Fully Charged Productions is advertising Size Doesn’t Matter using an alluring, albeit risqué, image on their marketing materials. Audiences may think that the seven short plays within might be of a humorously sexual nature. This, however, is not so. Featuring playwrights Mario Baldessari, Renee Calarco, Zachary Fernebok, and John Morogiello these seven short “plays” have no unifying theme other than the fact that they are mostly comedic. Directed by Ray Ficca, four of the seven are extremely entertaining.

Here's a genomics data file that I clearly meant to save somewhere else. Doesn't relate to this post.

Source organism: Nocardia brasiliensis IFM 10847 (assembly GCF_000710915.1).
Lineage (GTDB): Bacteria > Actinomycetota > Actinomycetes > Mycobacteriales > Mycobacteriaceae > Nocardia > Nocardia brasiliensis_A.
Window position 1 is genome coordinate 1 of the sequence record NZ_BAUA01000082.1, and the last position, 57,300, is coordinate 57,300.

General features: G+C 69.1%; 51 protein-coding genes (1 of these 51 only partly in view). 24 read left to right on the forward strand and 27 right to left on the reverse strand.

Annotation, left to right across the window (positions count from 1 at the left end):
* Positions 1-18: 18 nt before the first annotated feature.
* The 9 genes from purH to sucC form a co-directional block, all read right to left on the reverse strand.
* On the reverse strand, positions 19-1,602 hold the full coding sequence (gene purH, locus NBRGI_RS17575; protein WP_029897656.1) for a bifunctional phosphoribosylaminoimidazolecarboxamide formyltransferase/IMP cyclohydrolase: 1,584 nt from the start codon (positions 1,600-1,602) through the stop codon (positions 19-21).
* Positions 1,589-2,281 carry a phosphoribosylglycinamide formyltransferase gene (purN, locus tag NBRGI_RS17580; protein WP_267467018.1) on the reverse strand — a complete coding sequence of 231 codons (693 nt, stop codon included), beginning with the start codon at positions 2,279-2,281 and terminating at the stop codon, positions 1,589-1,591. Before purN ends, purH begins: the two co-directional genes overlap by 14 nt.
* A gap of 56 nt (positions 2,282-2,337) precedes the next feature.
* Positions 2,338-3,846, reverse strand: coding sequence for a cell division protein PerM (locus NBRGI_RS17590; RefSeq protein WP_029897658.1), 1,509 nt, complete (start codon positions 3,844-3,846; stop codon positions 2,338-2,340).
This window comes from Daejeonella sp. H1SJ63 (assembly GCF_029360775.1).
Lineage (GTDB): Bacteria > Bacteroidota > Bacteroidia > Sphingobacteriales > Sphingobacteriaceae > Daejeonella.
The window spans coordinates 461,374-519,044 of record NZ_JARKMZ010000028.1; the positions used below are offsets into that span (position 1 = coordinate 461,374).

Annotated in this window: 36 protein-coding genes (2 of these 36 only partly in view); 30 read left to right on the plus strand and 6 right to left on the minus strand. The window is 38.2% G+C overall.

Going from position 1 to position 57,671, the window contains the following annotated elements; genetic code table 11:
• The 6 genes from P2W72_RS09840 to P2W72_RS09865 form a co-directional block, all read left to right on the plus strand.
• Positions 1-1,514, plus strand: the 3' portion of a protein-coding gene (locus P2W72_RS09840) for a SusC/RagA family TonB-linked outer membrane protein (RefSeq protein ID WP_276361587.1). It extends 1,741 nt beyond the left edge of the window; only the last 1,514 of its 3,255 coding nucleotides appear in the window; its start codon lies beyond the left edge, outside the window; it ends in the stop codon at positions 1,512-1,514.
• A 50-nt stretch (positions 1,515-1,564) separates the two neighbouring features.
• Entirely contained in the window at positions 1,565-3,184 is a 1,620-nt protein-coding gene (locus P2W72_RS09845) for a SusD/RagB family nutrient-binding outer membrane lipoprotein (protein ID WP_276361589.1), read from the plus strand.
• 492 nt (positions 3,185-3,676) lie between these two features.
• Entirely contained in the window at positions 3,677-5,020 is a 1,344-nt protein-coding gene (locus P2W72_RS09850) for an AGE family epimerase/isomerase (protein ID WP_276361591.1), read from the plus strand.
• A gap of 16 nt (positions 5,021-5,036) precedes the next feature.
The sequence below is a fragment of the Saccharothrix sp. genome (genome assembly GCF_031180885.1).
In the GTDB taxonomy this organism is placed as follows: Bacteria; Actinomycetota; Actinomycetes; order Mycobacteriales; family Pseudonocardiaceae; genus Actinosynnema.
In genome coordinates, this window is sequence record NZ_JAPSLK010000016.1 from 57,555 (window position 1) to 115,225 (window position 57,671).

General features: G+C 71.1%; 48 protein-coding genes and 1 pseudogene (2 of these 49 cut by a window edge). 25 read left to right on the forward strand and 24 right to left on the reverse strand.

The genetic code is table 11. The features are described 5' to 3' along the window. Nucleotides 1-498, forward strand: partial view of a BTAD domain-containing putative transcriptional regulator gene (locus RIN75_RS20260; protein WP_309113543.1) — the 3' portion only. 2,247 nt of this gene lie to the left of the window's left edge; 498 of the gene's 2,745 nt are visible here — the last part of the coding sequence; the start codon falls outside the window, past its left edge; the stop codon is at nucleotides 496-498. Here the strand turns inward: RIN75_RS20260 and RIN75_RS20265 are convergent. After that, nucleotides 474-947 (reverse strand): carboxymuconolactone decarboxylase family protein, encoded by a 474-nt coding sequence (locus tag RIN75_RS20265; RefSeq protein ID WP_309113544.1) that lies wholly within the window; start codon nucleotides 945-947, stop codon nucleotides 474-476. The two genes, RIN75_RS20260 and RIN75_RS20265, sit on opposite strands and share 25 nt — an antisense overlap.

The first ‘play’ within the series is entitled Prologue and it’s written by John Morogiello. It’s the oldest most overused trope in existence of the ‘play being about the play trying to get off the ground.’ The campy satire falls in the middle ground of bad puns and poor execution, which is a shame as there is a good subliminal message of “art and life go hand in hand” tucked away in the messy melodramatics. There is a physical sword fight between the Actor (Joseph Michael Jones) and the Playwright (Cristen Stephansky) to prove which is mightier the pen or the sword. The ending of this little sketch, which highlights how the playwright is destroyed by both Actor and Director (Amanda Haddock Duchemin) is actually quite humorous and if it could have just started there without the expository self-gratification spiel from the playwright character.